FIG. 2 is a diagram of a system capable of automatically bypassing network proxies in accordance with at least one embodiment. The system includes a terminal 230 that is used to facilitate communication by various client devices 240 such as the illustrated laptop computer. The system further includes a gateway 220 which establishes communication between the client device 240 and various origin servers 252 a-252 n (or simply servers) using a public network 250, such as the internet. The gateway 220 can also establish communication with a domain name system (DNS) server 260. According to at least one embodiment, the gateway 220 can include one or more ports 222 through which traffic can be exchanged with the public network 250. The gateway 220 can include, at least in part, one or more processors (or CPUs) 224 and a proxy server 226. The CPU 224 can be configured to perform various processing tasks, such as identifying messages that should be directed to the proxy server 226 and messages that should bypass the proxy server 226. While FIG. 2 shows a single gateway 220, it should be appreciated that additional gateways may be provided at different points within the system 200.

According to the illustrated embodiment, the terminal 230 can be configured, at least in part, to facilitate communication between the client device 240 and one or more origin servers 252. As will be discussed in greater detail below, the client device 240 can establish one type of communication session with origin server A 252 a, while establishing a different type of communication session with origin server B 252 b and origin server C 252 c. The terminal 230 can include, for example, various components which assist in determining the type of communication session that should be established between the client device 240 and the origin server 252. According to the illustrated embodiment, the terminal 230 includes a proxy routing unit 232, a proxy communication unit 234, a first database 236, a second database 237, and an address lookup/translation unit 238.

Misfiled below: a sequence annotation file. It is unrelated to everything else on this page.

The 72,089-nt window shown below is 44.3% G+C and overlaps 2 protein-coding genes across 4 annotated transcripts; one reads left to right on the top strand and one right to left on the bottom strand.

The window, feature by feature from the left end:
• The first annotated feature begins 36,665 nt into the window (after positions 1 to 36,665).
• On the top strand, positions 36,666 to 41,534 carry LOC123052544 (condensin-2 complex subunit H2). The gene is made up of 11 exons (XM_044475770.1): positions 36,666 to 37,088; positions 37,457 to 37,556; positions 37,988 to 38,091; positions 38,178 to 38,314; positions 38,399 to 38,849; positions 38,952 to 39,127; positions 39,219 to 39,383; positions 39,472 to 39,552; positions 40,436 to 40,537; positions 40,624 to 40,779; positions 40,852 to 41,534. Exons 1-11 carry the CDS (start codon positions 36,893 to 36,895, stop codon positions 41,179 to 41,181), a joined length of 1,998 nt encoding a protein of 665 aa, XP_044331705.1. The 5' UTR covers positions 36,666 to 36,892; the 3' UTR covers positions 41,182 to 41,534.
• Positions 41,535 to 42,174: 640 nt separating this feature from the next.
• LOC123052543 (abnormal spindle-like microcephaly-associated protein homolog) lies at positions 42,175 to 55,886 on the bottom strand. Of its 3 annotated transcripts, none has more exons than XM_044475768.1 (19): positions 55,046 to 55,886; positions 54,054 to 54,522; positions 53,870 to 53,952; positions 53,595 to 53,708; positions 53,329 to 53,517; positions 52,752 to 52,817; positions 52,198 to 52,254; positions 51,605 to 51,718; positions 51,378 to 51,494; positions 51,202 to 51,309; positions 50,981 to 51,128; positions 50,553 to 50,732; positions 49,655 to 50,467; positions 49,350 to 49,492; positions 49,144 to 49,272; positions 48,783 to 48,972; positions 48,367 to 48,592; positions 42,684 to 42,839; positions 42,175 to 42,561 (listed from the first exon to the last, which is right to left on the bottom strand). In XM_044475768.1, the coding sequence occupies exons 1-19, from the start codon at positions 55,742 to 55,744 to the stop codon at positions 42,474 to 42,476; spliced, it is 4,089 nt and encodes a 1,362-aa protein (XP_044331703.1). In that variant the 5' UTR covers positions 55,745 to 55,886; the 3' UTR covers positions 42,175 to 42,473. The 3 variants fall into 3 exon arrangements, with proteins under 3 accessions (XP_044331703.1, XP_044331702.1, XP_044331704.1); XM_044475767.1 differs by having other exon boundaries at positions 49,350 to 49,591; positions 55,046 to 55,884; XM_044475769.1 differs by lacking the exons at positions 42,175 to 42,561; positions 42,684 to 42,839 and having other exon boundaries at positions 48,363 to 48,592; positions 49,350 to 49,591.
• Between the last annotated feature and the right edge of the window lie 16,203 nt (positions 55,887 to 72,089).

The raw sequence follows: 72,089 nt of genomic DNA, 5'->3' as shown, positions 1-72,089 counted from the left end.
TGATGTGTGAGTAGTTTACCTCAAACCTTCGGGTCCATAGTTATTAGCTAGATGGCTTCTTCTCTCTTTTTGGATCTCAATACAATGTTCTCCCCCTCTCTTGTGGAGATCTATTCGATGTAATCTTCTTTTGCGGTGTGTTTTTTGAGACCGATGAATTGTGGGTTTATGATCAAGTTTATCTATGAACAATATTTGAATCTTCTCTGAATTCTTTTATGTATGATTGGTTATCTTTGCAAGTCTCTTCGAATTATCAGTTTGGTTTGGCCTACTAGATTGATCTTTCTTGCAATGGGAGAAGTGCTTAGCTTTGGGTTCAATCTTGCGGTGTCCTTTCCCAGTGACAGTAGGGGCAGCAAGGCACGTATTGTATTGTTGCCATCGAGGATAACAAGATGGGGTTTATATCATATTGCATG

According to at least one embodiment, the proxy routing unit 232 can be configured to interact with the client device 240 in order to determine if, and when, the client device 240 is initiating a communication session with an origin server 252. Upon detecting that the client device 240 is attempting to initiate a communication session, the proxy routing unit 232 monitors messages from the client device 240 in order to determine whether such messages contain any state information. According to at least one embodiment, the state information can correspond to the type of communication session being established. For example, the communication session can be either secure (e.g., HTTPS) or nonsecure (e.g., HTTP). According to further embodiments, the state information can provide details regarding specific protocols that should be utilized during the communication session.